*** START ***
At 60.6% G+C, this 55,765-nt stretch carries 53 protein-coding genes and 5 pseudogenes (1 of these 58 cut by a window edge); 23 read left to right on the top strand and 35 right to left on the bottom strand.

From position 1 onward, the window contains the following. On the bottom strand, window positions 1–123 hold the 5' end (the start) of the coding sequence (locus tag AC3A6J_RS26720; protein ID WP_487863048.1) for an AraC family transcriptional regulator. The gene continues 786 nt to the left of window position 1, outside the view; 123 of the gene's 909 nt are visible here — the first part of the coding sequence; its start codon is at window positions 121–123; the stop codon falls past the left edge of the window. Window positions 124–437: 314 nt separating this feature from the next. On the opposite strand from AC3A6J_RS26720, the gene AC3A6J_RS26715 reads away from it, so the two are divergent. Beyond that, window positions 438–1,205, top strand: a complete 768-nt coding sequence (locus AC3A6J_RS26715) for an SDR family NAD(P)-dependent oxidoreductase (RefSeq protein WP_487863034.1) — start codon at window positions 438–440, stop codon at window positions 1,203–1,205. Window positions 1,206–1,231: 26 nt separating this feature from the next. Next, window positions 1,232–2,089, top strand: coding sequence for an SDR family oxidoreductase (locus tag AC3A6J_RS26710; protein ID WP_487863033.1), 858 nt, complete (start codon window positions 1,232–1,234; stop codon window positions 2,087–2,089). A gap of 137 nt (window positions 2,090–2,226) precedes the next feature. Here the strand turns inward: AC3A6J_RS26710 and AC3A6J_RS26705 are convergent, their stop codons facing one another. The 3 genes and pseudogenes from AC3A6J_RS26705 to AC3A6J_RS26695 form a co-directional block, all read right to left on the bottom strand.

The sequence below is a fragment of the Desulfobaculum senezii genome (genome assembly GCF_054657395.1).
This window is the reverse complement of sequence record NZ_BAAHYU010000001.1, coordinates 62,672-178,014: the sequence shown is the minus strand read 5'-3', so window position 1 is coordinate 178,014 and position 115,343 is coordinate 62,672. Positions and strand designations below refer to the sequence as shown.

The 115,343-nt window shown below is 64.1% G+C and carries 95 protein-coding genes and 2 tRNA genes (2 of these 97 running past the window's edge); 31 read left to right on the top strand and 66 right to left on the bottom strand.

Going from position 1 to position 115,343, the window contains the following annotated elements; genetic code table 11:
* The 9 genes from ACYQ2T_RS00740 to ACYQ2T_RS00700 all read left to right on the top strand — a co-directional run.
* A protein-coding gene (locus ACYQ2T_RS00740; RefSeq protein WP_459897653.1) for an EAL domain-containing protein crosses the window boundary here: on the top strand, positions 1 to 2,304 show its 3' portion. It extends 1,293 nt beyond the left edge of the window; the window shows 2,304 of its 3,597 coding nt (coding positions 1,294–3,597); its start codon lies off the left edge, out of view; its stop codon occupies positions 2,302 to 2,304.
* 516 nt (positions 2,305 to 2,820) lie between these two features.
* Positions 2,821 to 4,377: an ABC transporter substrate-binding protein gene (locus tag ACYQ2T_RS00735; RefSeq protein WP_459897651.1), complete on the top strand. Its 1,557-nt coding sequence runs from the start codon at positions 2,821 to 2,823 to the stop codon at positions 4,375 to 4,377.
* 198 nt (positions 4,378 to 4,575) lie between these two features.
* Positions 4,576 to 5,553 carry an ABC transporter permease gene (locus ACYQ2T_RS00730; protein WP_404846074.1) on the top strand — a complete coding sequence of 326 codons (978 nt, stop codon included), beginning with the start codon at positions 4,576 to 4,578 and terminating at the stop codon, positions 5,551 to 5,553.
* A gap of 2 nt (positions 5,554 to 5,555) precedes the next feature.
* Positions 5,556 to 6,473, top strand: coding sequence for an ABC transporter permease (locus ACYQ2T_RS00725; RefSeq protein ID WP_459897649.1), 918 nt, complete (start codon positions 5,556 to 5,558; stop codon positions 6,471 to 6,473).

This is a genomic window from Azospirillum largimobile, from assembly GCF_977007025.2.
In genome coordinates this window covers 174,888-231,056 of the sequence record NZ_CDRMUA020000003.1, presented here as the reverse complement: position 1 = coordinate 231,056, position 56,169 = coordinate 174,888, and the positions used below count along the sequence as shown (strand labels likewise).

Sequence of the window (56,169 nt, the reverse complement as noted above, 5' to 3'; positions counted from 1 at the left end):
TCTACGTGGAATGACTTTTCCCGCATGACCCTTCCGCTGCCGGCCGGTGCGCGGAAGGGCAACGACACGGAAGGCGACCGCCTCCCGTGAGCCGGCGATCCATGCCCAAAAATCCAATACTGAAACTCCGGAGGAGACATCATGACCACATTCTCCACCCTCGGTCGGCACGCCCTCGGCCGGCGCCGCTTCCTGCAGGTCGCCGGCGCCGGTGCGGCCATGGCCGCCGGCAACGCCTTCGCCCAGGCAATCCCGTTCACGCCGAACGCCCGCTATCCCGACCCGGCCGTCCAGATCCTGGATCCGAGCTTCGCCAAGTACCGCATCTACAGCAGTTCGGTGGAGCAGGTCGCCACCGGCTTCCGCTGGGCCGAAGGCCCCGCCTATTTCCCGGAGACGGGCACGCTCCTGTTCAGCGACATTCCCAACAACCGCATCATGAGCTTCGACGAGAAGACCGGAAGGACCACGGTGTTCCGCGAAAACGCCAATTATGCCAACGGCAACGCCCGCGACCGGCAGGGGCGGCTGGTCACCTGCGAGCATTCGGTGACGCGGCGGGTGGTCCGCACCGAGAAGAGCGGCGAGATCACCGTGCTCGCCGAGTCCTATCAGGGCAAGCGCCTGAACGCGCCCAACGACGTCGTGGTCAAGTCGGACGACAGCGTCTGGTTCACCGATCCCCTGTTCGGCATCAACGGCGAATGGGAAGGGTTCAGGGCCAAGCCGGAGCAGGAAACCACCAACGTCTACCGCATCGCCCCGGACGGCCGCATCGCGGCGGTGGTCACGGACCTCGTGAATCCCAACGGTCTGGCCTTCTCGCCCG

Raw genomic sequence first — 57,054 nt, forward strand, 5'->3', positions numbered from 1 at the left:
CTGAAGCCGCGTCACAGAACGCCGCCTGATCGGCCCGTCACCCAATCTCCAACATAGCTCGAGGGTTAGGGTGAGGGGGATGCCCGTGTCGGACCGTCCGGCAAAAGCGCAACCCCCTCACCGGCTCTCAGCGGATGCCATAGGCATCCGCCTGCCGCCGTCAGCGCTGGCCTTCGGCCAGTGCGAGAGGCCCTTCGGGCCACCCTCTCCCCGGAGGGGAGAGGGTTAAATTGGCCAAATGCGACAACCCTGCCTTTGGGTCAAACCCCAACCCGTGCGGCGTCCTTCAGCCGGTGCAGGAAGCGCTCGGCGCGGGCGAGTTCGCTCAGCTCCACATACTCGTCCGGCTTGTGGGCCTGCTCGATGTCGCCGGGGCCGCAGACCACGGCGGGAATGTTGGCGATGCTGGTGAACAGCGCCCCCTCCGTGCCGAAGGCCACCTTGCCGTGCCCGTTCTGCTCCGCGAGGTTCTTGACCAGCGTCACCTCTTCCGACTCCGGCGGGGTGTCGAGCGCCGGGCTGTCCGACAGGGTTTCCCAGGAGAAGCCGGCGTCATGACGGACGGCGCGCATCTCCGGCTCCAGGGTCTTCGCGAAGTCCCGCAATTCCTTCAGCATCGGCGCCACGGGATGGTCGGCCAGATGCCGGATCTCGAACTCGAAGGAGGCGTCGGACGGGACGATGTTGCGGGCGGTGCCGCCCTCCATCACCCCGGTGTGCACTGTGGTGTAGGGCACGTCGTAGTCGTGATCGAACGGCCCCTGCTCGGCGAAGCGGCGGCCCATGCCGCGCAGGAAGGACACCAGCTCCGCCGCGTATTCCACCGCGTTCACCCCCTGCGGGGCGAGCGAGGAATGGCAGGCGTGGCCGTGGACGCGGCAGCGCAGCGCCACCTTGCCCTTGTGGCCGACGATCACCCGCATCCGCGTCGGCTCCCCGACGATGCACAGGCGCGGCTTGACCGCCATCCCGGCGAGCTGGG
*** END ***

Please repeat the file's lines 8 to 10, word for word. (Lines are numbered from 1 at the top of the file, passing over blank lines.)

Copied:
* A protein-coding gene (locus ACYQ2T_RS00740; RefSeq protein WP_459897653.1) for an EAL domain-containing protein crosses the window boundary here: on the top strand, positions 1 to 2,304 show its 3' portion. It extends 1,293 nt beyond the left edge of the window; the window shows 2,304 of its 3,597 coding nt (coding positions 1,294–3,597); its start codon lies off the left edge, out of view; its stop codon occupies positions 2,302 to 2,304.
* 516 nt (positions 2,305 to 2,820) lie between these two features.
* Positions 2,821 to 4,377: an ABC transporter substrate-binding protein gene (locus tag ACYQ2T_RS00735; RefSeq protein WP_459897651.1), complete on the top strand. Its 1,557-nt coding sequence runs from the start codon at positions 2,821 to 2,823 to the stop codon at positions 4,375 to 4,377.